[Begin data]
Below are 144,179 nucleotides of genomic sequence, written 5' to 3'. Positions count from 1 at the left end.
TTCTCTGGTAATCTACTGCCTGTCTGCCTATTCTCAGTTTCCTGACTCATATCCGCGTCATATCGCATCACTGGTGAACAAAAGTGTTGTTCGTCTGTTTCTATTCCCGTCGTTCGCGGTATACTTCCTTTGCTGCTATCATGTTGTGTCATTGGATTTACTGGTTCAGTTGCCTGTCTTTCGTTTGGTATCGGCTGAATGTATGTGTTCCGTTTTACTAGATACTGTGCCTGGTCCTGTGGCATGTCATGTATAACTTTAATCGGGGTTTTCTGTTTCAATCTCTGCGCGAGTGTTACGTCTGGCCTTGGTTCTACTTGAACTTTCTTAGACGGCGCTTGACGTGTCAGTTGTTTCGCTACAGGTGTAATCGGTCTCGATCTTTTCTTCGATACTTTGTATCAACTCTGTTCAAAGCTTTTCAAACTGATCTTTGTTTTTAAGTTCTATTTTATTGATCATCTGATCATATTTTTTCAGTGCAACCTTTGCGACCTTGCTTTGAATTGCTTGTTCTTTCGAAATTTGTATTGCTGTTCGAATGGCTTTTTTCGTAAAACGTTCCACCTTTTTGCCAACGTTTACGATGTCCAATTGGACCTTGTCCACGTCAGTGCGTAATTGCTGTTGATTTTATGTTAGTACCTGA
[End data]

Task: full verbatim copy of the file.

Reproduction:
Below are 144,179 nucleotides of genomic sequence, written 5' to 3'. Positions count from 1 at the left end.
TTCTCTGGTAATCTACTGCCTGTCTGCCTATTCTCAGTTTCCTGACTCATATCCGCGTCATATCGCATCACTGGTGAACAAAAGTGTTGTTCGTCTGTTTCTATTCCCGTCGTTCGCGGTATACTTCCTTTGCTGCTATCATGTTGTGTCATTGGATTTACTGGTTCAGTTGCCTGTCTTTCGTTTGGTATCGGCTGAATGTATGTGTTCCGTTTTACTAGATACTGTGCCTGGTCCTGTGGCATGTCATGTATAACTTTAATCGGGGTTTTCTGTTTCAATCTCTGCGCGAGTGTTACGTCTGGCCTTGGTTCTACTTGAACTTTCTTAGACGGCGCTTGACGTGTCAGTTGTTTCGCTACAGGTGTAATCGGTCTCGATCTTTTCTTCGATACTTTGTATCAACTCTGTTCAAAGCTTTTCAAACTGATCTTTGTTTTTAAGTTCTATTTTATTGATCATCTGATCATATTTTTTCAGTGCAACCTTTGCGACCTTGCTTTGAATTGCTTGTTCTTTCGAAATTTGTATTGCTGTTCGAATGGCTTTTTTCGTAAAACGTTCCACCTTTTTGCCAACGTTTACGATGTCCAATTGGACCTTGTCCACGTCAGTGCGTAATTGCTGTTGATTTTATGTTAGTACCTGA